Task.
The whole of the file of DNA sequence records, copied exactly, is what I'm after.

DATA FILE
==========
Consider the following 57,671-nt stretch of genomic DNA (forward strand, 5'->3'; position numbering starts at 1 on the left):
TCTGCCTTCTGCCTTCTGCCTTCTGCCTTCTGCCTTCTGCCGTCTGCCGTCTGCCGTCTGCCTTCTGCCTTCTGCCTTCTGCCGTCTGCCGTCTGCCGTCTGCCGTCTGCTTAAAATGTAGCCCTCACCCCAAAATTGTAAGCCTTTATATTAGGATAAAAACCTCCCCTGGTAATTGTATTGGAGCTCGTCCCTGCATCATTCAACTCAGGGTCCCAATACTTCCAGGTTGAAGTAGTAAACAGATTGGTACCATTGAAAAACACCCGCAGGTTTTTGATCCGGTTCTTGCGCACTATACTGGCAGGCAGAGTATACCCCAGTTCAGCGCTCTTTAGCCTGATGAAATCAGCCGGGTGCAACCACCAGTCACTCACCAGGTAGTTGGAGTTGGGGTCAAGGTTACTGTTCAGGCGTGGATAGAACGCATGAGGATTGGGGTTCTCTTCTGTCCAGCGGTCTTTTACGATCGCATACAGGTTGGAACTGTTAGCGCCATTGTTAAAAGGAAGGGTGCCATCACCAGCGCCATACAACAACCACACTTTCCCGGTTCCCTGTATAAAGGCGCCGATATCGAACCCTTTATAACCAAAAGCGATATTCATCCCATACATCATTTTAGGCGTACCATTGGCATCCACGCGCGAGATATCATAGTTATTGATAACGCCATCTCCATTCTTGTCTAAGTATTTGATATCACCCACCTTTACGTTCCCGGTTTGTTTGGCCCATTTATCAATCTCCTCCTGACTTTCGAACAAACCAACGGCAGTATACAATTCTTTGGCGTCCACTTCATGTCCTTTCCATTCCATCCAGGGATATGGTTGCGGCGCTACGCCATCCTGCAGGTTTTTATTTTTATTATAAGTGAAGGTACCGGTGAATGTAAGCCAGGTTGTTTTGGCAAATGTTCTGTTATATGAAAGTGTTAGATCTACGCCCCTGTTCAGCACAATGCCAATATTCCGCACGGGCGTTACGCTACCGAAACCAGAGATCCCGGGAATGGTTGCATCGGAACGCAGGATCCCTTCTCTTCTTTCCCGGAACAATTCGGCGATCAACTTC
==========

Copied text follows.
Consider the following 57,671-nt stretch of genomic DNA (forward strand, 5'->3'; position numbering starts at 1 on the left):
TCTGCCTTCTGCCTTCTGCCTTCTGCCTTCTGCCTTCTGCCGTCTGCCGTCTGCCGTCTGCCTTCTGCCTTCTGCCTTCTGCCGTCTGCCGTCTGCCGTCTGCCGTCTGCTTAAAATGTAGCCCTCACCCCAAAATTGTAAGCCTTTATATTAGGATAAAAACCTCCCCTGGTAATTGTATTGGAGCTCGTCCCTGCATCATTCAACTCAGGGTCCCAATACTTCCAGGTTGAAGTAGTAAACAGATTGGTACCATTGAAAAACACCCGCAGGTTTTTGATCCGGTTCTTGCGCACTATACTGGCAGGCAGAGTATACCCCAGTTCAGCGCTCTTTAGCCTGATGAAATCAGCCGGGTGCAACCACCAGTCACTCACCAGGTAGTTGGAGTTGGGGTCAAGGTTACTGTTCAGGCGTGGATAGAACGCATGAGGATTGGGGTTCTCTTCTGTCCAGCGGTCTTTTACGATCGCATACAGGTTGGAACTGTTAGCGCCATTGTTAAAAGGAAGGGTGCCATCACCAGCGCCATACAACAACCACACTTTCCCGGTTCCCTGTATAAAGGCGCCGATATCGAACCCTTTATAACCAAAAGCGATATTCATCCCATACATCATTTTAGGCGTACCATTGGCATCCACGCGCGAGATATCATAGTTATTGATAACGCCATCTCCATTCTTGTCTAAGTATTTGATATCACCCACCTTTACGTTCCCGGTTTGTTTGGCCCATTTATCAATCTCCTCCTGACTTTCGAACAAACCAACGGCAGTATACAATTCTTTGGCGTCCACTTCATGTCCTTTCCATTCCATCCAGGGATATGGTTGCGGCGCTACGCCATCCTGCAGGTTTTTATTTTTATTATAAGTGAAGGTACCGGTGAATGTAAGCCAGGTTGTTTTGGCAAATGTTCTGTTATATGAAAGTGTTAGATCTACGCCCCTGTTCAGCACAATGCCAATATTCCGCACGGGCGTTACGCTACCGAAACCAGAGATCCCGGGAATGGTTGCATCGGAACGCAGGATCCCTTCTCTTCTTTCCCGGAACAATTCGGCGATCAACTTC